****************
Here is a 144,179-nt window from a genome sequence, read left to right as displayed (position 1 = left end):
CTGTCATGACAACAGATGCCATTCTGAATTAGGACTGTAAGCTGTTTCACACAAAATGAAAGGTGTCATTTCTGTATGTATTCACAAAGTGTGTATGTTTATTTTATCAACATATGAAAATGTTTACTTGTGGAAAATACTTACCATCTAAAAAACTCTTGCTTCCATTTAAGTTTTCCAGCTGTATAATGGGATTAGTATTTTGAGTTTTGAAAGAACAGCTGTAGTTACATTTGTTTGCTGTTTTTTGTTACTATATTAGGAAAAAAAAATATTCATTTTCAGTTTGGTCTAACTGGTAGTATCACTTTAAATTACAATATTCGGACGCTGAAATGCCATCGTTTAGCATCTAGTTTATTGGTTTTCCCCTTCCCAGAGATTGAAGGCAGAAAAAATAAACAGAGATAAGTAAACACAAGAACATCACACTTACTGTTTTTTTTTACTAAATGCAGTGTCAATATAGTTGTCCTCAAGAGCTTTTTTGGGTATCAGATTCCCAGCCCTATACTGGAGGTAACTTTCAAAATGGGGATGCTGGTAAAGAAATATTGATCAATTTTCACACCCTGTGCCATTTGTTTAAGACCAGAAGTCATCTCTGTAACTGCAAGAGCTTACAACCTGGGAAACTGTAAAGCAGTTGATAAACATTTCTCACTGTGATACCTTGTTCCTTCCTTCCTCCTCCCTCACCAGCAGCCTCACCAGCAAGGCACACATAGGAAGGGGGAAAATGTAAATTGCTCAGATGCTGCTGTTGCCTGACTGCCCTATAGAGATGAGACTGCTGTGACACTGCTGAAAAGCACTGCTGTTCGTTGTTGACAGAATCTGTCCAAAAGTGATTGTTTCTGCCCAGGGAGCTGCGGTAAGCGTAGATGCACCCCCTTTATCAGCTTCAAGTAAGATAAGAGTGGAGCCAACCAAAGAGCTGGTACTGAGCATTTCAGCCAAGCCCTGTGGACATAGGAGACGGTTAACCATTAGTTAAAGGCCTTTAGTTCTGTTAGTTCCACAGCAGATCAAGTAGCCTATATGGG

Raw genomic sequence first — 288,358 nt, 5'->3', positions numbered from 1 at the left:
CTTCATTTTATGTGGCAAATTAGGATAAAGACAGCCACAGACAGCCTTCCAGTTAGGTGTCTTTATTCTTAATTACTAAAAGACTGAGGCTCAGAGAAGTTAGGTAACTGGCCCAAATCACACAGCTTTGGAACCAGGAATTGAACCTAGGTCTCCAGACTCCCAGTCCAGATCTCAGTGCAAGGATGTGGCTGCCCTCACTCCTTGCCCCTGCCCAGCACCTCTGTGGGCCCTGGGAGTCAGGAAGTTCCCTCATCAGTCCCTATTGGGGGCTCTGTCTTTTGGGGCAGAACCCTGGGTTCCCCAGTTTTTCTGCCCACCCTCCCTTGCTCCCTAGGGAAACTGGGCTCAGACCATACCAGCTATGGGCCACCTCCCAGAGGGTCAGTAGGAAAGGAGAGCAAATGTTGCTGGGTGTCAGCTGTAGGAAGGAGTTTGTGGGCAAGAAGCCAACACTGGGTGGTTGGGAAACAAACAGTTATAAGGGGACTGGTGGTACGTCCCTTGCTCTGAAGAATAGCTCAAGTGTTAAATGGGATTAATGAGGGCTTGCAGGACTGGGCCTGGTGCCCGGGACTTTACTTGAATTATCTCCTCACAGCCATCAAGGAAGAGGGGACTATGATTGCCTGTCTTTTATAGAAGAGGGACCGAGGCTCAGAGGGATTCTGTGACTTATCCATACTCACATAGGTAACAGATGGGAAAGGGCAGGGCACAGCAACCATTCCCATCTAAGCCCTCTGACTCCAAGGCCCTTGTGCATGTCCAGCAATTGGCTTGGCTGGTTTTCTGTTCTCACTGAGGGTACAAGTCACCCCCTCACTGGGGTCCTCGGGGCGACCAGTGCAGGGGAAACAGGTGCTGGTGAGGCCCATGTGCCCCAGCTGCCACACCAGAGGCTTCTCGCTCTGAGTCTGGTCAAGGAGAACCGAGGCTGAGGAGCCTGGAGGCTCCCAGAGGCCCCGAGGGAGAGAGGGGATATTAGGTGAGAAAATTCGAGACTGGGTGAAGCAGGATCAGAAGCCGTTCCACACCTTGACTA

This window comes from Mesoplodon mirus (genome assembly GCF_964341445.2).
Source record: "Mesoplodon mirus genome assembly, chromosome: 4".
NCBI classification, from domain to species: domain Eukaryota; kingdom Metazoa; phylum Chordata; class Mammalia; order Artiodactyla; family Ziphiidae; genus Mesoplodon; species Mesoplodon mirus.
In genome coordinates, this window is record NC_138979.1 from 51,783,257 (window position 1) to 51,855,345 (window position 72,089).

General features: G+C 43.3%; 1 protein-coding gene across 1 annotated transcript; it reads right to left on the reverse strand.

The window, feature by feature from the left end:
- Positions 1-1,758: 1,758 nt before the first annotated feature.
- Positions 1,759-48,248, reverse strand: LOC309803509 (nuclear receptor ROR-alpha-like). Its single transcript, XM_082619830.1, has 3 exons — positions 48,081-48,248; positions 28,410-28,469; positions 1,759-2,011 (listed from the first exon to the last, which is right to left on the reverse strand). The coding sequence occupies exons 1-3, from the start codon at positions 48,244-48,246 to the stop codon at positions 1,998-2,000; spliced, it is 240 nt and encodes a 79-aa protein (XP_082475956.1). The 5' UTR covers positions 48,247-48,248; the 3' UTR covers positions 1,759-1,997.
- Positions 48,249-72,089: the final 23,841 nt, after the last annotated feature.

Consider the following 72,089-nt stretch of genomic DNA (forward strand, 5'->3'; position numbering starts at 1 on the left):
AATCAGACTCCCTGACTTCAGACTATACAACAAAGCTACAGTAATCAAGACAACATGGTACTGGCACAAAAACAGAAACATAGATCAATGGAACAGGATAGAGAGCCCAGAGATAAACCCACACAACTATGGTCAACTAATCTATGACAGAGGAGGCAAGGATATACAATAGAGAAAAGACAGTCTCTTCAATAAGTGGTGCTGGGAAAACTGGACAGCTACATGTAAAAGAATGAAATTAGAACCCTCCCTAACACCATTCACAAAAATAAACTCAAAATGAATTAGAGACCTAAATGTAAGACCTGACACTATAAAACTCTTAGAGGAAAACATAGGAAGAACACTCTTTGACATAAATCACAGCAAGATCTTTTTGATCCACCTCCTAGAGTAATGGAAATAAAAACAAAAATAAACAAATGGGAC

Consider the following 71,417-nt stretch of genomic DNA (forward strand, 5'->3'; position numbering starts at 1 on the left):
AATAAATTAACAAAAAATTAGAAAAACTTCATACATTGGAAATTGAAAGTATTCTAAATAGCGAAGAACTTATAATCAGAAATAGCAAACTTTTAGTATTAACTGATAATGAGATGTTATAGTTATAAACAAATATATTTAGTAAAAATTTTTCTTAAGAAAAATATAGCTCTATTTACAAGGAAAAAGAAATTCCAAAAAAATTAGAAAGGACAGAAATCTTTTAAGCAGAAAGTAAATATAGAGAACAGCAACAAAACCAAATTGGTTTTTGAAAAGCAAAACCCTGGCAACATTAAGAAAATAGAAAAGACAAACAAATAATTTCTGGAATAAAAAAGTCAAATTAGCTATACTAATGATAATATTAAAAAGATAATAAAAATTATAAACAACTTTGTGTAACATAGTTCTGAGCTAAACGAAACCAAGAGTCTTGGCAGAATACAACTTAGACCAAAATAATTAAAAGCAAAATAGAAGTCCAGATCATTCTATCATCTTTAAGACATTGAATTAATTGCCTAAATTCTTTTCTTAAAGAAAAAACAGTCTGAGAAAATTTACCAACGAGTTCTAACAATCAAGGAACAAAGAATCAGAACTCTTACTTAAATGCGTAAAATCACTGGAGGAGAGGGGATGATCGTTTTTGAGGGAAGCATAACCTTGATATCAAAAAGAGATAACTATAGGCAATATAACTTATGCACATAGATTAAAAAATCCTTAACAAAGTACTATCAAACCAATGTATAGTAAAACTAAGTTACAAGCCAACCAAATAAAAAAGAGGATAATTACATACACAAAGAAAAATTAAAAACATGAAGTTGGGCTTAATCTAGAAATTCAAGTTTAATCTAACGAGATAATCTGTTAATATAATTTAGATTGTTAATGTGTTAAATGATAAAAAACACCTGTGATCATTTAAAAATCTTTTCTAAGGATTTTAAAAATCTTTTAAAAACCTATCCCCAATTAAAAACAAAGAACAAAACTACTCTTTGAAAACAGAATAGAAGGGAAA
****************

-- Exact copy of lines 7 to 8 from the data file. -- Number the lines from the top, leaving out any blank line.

NCBI classification, from domain to species: domain Eukaryota; kingdom Metazoa; phylum Chordata; class Mammalia; order Artiodactyla; family Ziphiidae; genus Mesoplodon; species Mesoplodon mirus.
In genome coordinates, this window is record NC_138979.1 from 51,783,257 (window position 1) to 51,855,345 (window position 72,089).